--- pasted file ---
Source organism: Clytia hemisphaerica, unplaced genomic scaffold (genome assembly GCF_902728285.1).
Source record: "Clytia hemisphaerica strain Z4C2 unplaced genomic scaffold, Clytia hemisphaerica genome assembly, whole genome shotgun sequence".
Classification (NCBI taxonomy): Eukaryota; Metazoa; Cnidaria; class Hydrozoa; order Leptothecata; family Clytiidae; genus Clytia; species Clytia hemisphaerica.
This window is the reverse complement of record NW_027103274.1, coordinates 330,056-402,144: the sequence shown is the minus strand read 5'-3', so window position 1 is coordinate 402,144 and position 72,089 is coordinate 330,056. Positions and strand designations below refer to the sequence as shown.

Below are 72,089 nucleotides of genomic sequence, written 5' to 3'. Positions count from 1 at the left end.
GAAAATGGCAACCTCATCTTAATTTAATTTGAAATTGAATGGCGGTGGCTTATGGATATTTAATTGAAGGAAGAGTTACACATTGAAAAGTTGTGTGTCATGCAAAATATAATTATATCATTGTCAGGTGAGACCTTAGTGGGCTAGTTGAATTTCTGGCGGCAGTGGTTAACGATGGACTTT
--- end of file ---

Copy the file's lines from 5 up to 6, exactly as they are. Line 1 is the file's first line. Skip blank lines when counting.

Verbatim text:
Below are 72,089 nucleotides of genomic sequence, written 5' to 3'. Positions count from 1 at the left end.
GAAAATGGCAACCTCATCTTAATTTAATTTGAAATTGAATGGCGGTGGCTTATGGATATTTAATTGAAGGAAGAGTTACACATTGAAAAGTTGTGTGTCATGCAAAATATAATTATATCATTGTCAGGTGAGACCTTAGTGGGCTAGTTGAATTTCTGGCGGCAGTGGTTAACGATGGACTTT